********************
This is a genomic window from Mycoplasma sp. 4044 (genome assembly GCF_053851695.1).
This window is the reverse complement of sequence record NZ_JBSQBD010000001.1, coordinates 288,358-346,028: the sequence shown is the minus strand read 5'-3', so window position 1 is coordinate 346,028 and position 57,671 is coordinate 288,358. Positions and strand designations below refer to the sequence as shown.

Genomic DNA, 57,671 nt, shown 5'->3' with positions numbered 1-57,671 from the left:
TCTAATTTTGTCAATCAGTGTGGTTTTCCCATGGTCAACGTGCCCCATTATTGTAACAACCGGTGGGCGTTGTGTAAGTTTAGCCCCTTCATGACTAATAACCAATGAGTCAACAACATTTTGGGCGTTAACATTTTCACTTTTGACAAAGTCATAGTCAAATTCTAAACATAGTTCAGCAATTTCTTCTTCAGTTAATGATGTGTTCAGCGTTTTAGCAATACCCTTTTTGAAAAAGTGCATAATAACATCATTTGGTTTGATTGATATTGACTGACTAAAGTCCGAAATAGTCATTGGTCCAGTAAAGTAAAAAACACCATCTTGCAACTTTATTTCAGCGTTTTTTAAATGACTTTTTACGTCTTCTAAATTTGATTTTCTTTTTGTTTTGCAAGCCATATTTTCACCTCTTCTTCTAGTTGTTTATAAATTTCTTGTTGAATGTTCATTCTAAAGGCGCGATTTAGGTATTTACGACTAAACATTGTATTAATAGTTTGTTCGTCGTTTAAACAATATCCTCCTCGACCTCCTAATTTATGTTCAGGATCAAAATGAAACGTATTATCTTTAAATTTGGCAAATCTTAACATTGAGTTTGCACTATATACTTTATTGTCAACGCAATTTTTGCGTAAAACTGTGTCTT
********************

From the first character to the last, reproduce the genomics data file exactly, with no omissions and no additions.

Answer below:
This is a genomic window from Mycoplasma sp. 4044 (genome assembly GCF_053851695.1).
This window is the reverse complement of sequence record NZ_JBSQBD010000001.1, coordinates 288,358-346,028: the sequence shown is the minus strand read 5'-3', so window position 1 is coordinate 346,028 and position 57,671 is coordinate 288,358. Positions and strand designations below refer to the sequence as shown.

Genomic DNA, 57,671 nt, shown 5'->3' with positions numbered 1-57,671 from the left:
TCTAATTTTGTCAATCAGTGTGGTTTTCCCATGGTCAACGTGCCCCATTATTGTAACAACCGGTGGGCGTTGTGTAAGTTTAGCCCCTTCATGACTAATAACCAATGAGTCAACAACATTTTGGGCGTTAACATTTTCACTTTTGACAAAGTCATAGTCAAATTCTAAACATAGTTCAGCAATTTCTTCTTCAGTTAATGATGTGTTCAGCGTTTTAGCAATACCCTTTTTGAAAAAGTGCATAATAACATCATTTGGTTTGATTGATATTGACTGACTAAAGTCCGAAATAGTCATTGGTCCAGTAAAGTAAAAAACACCATCTTGCAACTTTATTTCAGCGTTTTTTAAATGACTTTTTACGTCTTCTAAATTTGATTTTCTTTTTGTTTTGCAAGCCATATTTTCACCTCTTCTTCTAGTTGTTTATAAATTTCTTGTTGAATGTTCATTCTAAAGGCGCGATTTAGGTATTTACGACTAAACATTGTATTAATAGTTTGTTCGTCGTTTAAACAATATCCTCCTCGACCTCCTAATTTATGTTCAGGATCAAAATGAAACGTATTATCTTTAAATTTGGCAAATCTTAACATTGAGTTTGCACTATATACTTTATTGTCAACGCAATTTTTGCGTAAAACTGTGTCTT